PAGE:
Crackerjack musicianship goes a long way toward a band’s greatness, but showmanship
seals the deal. Pines, on stage, is an old soul and natural performer, storied and steeped in
the best of American music. Live, the group infuses a hundred years of American music
into their performance - everything from early 20th century acoustic blues and Rock-a-
billy, to the sounds of the White Stripes and The Black Keys. They'll even drop some
hip-hop vibes in the mix. It's a fast-paced, swinging, high-energy show.
"It's kind of an alter ego, both a band and a person."
They create a Rock-a-billy, Halloween hootenanny that could have come
straight out of a time traveling vaudeville show.
The Crow Quill Night Owls were formed in 2007 by musician / archivist Kit "Stymee" Stovepipe and tenor banjo/ vocalist Windy City Alex. In 2011 multi instrumentalist Baylin Adaheer was added to the group as a washtub bassist.
The group plays a mix of early blues, jazz, pop songs, ragtime, jug band, and hillbilly music from the 1920's and 30's. They also put their love of old silent films, comics, and bizarre cartoons of the past into the original artwork they create for their albums.
In the style of the Memphis Jug Band, they have a pool of musicians they draw from for gigs, recording dates, and tours, so you can often hear some of the best underground musicians of this style in their band. The band has toured with the belly dance group "The Indigo" in their "Le Serpent Rouge" variety show, performed as part of Baby Gramp's band,and also toured with and recorded two albums as the Garden of Joy Jug Band with Maria Muldaur.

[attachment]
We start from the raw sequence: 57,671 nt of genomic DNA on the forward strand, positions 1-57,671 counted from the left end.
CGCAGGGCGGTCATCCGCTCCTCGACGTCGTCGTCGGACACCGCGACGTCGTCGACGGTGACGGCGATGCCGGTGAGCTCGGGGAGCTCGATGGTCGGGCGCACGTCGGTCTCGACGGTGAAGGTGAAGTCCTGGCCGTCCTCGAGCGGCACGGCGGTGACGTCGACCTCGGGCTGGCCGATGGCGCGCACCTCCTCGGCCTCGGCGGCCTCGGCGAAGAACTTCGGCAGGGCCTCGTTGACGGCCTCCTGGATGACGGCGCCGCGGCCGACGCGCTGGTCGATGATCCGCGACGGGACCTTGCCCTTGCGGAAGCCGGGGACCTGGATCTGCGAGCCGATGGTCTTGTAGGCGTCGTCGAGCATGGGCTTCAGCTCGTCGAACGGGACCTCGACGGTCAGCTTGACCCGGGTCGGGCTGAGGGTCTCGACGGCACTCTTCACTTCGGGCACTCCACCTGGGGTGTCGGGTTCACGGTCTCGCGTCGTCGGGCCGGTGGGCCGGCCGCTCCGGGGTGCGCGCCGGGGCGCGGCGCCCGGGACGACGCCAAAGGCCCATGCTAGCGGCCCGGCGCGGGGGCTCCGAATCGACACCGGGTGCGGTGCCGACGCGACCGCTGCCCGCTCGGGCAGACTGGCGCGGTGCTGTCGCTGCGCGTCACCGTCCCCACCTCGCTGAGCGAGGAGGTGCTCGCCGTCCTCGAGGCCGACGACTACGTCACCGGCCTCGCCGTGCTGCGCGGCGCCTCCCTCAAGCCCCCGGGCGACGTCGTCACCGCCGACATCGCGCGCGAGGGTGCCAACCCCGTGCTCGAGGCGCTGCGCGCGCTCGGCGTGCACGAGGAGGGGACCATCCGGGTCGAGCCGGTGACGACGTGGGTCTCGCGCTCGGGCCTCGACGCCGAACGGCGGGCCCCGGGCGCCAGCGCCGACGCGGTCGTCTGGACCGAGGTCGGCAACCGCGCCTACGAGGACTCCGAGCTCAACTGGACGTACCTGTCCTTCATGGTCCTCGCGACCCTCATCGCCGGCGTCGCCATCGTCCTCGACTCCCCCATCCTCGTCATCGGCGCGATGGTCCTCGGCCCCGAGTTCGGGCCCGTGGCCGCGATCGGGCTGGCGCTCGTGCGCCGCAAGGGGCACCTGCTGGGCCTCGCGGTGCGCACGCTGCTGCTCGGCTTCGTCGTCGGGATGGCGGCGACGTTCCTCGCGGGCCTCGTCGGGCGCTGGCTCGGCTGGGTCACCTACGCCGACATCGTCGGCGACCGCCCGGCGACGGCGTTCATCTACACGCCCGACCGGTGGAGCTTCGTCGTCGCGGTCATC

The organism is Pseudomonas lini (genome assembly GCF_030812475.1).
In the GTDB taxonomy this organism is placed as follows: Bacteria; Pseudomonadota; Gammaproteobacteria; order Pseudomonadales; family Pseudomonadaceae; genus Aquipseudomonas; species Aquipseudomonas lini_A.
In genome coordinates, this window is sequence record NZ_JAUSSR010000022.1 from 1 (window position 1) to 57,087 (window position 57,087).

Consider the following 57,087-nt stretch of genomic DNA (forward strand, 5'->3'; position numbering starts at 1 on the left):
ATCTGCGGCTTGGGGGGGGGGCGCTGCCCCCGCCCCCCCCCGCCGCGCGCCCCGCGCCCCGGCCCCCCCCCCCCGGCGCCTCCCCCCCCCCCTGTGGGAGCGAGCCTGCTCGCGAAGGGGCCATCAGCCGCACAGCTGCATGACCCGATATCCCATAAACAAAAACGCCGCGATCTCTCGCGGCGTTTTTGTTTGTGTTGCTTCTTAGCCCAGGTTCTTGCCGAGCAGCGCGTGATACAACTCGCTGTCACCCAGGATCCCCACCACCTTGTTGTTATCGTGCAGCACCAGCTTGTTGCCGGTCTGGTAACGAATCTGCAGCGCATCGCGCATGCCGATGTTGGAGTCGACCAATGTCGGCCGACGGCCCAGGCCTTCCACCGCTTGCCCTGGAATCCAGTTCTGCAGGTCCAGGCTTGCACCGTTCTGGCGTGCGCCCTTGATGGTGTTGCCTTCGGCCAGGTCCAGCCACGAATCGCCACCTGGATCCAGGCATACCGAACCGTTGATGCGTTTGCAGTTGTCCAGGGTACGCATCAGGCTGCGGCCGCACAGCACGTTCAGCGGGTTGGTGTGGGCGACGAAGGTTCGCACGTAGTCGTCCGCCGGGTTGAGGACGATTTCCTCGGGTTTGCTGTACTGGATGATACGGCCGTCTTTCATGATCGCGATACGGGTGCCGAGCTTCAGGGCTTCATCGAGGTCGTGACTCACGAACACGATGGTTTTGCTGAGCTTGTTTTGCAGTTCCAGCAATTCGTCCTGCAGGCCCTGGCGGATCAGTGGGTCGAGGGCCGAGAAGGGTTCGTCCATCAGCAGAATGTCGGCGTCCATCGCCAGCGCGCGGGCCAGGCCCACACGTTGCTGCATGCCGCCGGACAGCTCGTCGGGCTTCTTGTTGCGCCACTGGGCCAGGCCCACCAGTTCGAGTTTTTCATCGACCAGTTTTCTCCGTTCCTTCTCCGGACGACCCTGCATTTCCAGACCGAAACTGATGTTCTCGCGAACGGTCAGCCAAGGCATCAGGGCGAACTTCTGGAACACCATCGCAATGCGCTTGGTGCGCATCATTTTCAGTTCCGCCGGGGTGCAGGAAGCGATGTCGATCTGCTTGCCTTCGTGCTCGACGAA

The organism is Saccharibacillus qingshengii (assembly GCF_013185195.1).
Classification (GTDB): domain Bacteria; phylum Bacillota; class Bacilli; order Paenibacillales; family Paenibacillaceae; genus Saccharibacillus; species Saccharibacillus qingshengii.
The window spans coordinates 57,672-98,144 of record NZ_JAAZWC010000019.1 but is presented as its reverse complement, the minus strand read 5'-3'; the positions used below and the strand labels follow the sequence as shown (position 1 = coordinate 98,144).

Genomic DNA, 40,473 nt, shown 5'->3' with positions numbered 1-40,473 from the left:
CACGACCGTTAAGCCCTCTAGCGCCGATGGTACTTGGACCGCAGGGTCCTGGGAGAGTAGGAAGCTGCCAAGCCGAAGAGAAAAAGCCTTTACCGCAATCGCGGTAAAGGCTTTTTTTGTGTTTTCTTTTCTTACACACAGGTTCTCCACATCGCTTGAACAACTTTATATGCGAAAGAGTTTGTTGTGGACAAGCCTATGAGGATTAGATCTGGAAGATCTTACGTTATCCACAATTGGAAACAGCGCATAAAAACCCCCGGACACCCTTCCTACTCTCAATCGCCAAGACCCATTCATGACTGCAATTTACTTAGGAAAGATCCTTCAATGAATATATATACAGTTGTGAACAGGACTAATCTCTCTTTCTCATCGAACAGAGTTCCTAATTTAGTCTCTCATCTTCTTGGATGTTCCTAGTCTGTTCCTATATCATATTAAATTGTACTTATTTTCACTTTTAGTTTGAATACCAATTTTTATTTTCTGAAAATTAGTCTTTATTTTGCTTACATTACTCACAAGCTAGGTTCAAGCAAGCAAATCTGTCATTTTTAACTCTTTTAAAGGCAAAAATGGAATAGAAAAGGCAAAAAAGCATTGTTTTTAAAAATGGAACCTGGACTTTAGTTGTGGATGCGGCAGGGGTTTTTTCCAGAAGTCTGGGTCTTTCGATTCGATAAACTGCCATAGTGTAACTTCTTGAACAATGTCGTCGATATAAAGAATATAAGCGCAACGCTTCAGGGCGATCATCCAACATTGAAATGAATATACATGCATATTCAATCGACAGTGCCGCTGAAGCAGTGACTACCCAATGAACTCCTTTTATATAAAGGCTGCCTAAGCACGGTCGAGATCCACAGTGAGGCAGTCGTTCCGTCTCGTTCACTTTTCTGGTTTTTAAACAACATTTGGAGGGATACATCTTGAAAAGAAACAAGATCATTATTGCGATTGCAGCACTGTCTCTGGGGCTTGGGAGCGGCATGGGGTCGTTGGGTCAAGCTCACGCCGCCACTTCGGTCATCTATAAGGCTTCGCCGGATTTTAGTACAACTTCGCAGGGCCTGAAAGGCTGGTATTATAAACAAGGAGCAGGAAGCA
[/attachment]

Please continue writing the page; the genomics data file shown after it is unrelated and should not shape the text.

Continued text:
They've played from west coast, to east coast on street corners, at festivals, in rundown bars, house shows, big concert halls, and down in the subways. They've been performing strange early American Music on makeshift and traditional instruments since as early as 2001.
The Hot Seats play stringband music with simple intentions: to keep the role of traditional musician as entertainer and commentator alive and kicking. Their original music is simultaneously hard to classify and instantly identifiable, combining the virtuosic soloing and tightness of bluegrass, the band-driven rhythm of old time, the jerky bounce of ragtime, and the swagger of good old rock and roll. The band’s most recent full length release, Live!highlights the band’s flexibility, moving between bluegrass, ragtime, oldtime, jugband, and Klezmer with ease, injecting humor and sharp witted commentary along the way.
The Jake Leg Stompers evoke the rebellious spirit and colorful pageantry of American popular music before the Second World War, from the Memphis blues to the Virginia Reel; when jazz began, vaudeville was urgent and folk music was still dangerous.
From their headquarters in Bucksnort, Tennessee, the Jake Leg Stompers serve up tangy tastes of chicken-fried, pre-war, hokum-billy jug music to gourmet audiences everywhere.
While members of the band are accomplished musicians, “They don’t let virtuosity get in the way of having fun.” (Washington Post) Each performance is a challenge to the audience to have as much fun as the band. Don’t let their antics fool you though. Their exuberant music is the result of skillfully conceived arrangements and unique vocal harmonies.ß